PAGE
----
Body

My wheelchair doesn't define me

Kylee Black is standing up for others with disabilities.

Wherever life takes her, Kylee Black greets everyone with the same warm grin and friendly attitude. “I’m back!” she beams as she wheels into a hotel to meet Woman’s Day, addressing our crew like old friends. “Great to see you guys.”

For the past decade, a cruel disorder has slowly eroded 30-year-old Kylee’s body, but she refuses to let it destroy her spirit.

“I’ve always loved to talk,” she smiles. “But when I went into the wheelchair, I began talking to everyone so people would look at me, not down at the chair."

Kylee has Ehlers-Danlos syndrome, an incurable genetic defect in her collagen and connective tissue structure.

“It’s like playdough,” she says, pinching the skin on her arms into impossibly high peaks. The disorder also affects Kylee’s bones, joints, ligaments and blood vessels. “That’s about 90% of me!”

Stretchy skin and flexible joints are the most visible symptoms of Ehlers-Danlos syndrome.
Stretchy skin and flexible joints are the most visible symptoms of Ehlers-Danlos syndrome.

It’s not unusual for Kylee to dislocate her joints up to 20 times a day. While she can stand for short periods, Kylee has relied on a wheelchair for almost a decade. She also has an irregular heartbeat, suffers chronic migraines and faints on a regular basis. “My flatmates have got really good at playing catch,” she quips.

More ominously, the disorder is slowly corroding her internal organs, and she faces more surgery this year to stabilise her bowel and bladder.

She’s also recently started wearing a neck brace as there’s an increased risk her neck will spontaneously dislocate.

“One doctor said, ‘Don’t worry – if it happens, you’ll go so quick, you won’t know anything about it.’”

As a child, Kylee’s frequent broken bones, dislocated joints and bruises were put down to clumsiness and bad luck, but the injuries and ailments continued into her teens.

Between the ages of 13 and 18, Kylee had her appendix out, was diagnosed with a rare blood disorder, started wearing glasses and hearing aids, was diagnosed with scoliosis and developed an eating disorder.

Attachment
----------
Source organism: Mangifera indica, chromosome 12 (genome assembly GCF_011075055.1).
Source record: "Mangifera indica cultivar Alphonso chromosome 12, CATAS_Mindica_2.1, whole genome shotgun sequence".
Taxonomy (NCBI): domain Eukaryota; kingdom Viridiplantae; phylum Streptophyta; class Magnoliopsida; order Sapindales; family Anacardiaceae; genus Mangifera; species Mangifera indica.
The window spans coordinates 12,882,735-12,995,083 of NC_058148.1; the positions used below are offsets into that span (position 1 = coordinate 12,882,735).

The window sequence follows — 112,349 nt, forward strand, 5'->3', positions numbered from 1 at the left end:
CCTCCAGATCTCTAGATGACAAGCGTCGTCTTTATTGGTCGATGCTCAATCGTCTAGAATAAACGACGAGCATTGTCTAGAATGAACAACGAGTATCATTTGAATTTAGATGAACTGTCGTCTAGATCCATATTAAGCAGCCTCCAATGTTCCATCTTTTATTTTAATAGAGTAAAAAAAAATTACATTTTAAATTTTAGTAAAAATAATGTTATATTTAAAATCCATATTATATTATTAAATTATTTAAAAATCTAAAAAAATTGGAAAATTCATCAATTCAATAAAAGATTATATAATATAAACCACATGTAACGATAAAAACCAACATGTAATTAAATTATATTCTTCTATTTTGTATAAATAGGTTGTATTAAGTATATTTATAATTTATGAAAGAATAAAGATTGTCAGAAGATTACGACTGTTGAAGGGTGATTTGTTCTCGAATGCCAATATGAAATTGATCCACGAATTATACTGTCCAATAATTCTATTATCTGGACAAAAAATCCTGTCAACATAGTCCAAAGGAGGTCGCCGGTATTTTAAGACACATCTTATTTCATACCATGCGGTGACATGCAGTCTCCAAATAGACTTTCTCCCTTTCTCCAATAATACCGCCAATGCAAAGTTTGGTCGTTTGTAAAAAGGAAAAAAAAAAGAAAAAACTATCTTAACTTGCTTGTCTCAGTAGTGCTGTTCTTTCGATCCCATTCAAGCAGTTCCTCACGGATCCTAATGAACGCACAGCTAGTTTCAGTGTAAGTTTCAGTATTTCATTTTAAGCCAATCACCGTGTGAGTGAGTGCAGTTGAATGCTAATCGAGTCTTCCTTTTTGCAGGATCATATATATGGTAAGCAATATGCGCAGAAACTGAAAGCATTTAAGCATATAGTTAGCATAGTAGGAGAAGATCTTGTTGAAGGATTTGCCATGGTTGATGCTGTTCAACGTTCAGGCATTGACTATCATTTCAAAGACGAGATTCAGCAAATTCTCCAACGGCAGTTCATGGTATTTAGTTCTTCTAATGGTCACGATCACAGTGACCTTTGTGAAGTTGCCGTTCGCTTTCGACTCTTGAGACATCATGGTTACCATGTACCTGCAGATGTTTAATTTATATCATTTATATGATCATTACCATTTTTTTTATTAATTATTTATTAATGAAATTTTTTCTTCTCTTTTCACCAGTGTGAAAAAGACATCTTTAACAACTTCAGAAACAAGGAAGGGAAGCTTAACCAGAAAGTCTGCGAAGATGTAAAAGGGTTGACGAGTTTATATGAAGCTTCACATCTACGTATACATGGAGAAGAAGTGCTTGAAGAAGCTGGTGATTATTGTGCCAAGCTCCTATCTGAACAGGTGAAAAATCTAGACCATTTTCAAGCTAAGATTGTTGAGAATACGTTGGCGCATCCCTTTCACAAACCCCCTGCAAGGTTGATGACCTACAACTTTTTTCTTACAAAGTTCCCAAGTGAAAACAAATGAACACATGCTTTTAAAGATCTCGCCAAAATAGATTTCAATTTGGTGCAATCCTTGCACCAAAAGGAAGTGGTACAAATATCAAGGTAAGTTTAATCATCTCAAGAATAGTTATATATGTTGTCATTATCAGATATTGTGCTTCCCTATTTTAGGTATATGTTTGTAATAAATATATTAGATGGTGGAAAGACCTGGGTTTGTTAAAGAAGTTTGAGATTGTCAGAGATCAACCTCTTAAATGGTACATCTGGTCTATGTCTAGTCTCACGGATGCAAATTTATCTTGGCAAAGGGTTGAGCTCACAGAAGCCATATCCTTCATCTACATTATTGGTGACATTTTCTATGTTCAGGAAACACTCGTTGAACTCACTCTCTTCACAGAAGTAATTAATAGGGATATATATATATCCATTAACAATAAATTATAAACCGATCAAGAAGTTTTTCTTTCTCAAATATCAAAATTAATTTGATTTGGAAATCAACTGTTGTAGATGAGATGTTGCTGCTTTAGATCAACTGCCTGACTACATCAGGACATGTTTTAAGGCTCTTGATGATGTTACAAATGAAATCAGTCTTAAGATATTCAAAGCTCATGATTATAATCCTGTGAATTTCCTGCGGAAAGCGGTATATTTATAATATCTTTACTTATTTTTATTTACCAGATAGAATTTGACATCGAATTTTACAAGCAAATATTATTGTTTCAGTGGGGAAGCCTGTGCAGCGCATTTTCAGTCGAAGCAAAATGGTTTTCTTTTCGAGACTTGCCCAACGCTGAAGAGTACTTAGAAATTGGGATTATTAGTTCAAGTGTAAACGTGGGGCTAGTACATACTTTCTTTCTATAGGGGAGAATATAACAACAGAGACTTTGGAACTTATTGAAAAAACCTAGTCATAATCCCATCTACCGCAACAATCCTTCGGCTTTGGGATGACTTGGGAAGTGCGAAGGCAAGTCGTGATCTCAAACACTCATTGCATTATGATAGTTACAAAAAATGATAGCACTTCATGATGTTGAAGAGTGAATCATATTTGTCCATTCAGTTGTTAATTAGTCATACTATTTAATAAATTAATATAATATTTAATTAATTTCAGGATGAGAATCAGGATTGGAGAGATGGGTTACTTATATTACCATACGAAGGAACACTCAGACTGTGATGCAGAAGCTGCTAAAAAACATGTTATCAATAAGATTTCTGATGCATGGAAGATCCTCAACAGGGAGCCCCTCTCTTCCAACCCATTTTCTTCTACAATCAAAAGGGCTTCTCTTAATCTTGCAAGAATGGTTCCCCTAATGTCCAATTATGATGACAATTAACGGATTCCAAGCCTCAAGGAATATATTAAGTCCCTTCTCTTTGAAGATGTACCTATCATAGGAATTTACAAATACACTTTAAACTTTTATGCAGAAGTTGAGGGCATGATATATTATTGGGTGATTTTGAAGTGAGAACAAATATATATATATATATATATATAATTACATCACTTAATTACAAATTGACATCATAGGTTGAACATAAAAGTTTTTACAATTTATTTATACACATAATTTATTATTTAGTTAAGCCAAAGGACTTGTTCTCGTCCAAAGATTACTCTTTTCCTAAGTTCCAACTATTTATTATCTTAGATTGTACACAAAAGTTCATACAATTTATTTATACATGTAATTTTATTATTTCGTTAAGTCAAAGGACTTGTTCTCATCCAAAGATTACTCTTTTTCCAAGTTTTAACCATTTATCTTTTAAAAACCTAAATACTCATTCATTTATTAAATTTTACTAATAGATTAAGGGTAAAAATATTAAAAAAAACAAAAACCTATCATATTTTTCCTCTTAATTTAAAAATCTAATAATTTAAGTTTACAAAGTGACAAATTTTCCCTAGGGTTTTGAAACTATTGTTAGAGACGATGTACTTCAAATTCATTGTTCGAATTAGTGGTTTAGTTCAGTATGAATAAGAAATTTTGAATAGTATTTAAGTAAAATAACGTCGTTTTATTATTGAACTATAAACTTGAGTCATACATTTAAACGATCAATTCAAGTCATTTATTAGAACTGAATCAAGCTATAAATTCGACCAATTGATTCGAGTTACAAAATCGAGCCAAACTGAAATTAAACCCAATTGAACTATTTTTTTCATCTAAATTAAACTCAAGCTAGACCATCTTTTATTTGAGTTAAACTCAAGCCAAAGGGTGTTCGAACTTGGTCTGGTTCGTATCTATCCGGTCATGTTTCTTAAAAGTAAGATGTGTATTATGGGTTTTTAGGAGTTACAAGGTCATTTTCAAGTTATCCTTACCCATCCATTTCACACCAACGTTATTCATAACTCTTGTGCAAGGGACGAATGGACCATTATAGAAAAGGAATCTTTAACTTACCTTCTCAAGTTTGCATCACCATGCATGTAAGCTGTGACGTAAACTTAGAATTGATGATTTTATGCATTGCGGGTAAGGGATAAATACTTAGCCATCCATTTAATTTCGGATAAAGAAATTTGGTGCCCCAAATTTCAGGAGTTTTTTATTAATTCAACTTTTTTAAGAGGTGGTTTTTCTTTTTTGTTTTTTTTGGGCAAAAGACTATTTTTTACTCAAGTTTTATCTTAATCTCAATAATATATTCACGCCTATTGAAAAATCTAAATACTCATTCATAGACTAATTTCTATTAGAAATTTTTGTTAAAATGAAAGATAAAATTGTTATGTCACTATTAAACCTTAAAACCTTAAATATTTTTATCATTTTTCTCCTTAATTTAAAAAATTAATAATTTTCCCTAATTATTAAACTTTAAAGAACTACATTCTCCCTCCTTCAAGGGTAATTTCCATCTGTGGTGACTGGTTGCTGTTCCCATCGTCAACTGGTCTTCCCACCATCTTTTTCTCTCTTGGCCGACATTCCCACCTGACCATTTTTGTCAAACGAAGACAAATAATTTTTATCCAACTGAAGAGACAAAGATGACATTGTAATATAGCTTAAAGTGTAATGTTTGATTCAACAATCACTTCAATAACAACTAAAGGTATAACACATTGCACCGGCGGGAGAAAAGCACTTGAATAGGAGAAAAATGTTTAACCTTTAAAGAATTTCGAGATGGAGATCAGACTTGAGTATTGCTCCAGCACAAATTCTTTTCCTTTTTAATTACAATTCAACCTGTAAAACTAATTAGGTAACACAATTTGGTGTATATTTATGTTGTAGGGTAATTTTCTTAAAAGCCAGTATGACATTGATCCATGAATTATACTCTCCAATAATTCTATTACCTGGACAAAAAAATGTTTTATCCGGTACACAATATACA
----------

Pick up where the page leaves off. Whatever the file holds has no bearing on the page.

“I had eight diagnoses by the age of 19 but often felt my problems weren’t believed or taken seriously,” she explains.

The eating disorder was a way to take back some control of her body, she says, but 13 months in a residential treatment facility in Australia was a turning point for Kylee’s physical and mental health.

While she still struggled with fatigue and joint troubles, at 20, Kylee was an avid gym-goer who enjoyed running and kickboxing. “I was fit, the best I’d ever been,” she recalls.

At that stage, she still hadn’t been diagnosed with Ehlers-Danlos and always wondered why her body was so flexible.

“I’ve always had a big heart and I know what it’s like to struggle,” says the driven disability advocate.
“I’ve always had a big heart and I know what it’s like to struggle,” says the driven disability advocate.

But in 2008, she fell on a waxed floor, tearing a groin muscle. Within two days, she was showing signs of complex regional pain syndrome (CRPS), a malfunction
in the central nervous system that means pain can feel as intense as childbirth.

“It’s like pouring gasoline in your blood vessels, then setting your limbs alight,” she tells.

Doctors now think Ehlers-Danlos contributed to Kylee’s accident, but the injury then kicked off the CRPS. For the next three years, she could barely leave the house.

After a series of high-dose Ketamine treatments, Kylee improved and decided to direct her energy into helping others.

She set up Spirit Sparkplugs, an organisation that collects gifts for ill children. In 2012, she moved to Hamilton and connected with Enabling Good Lives, a programme run by both the disability sector and government, which helps people with disabilities take control back by choosing what sort of care they need.

It’s made such a difference to Kylee, she is no longer on a benefit and acts as an advocate for Enabling Good Lives and Mycare, a platform for people to choose their own support workers.

The future is about making the most of every moment. “I don’t know how long I’ve got in life, but I’ve got a good voice and I want to use it to bring about change for others.”

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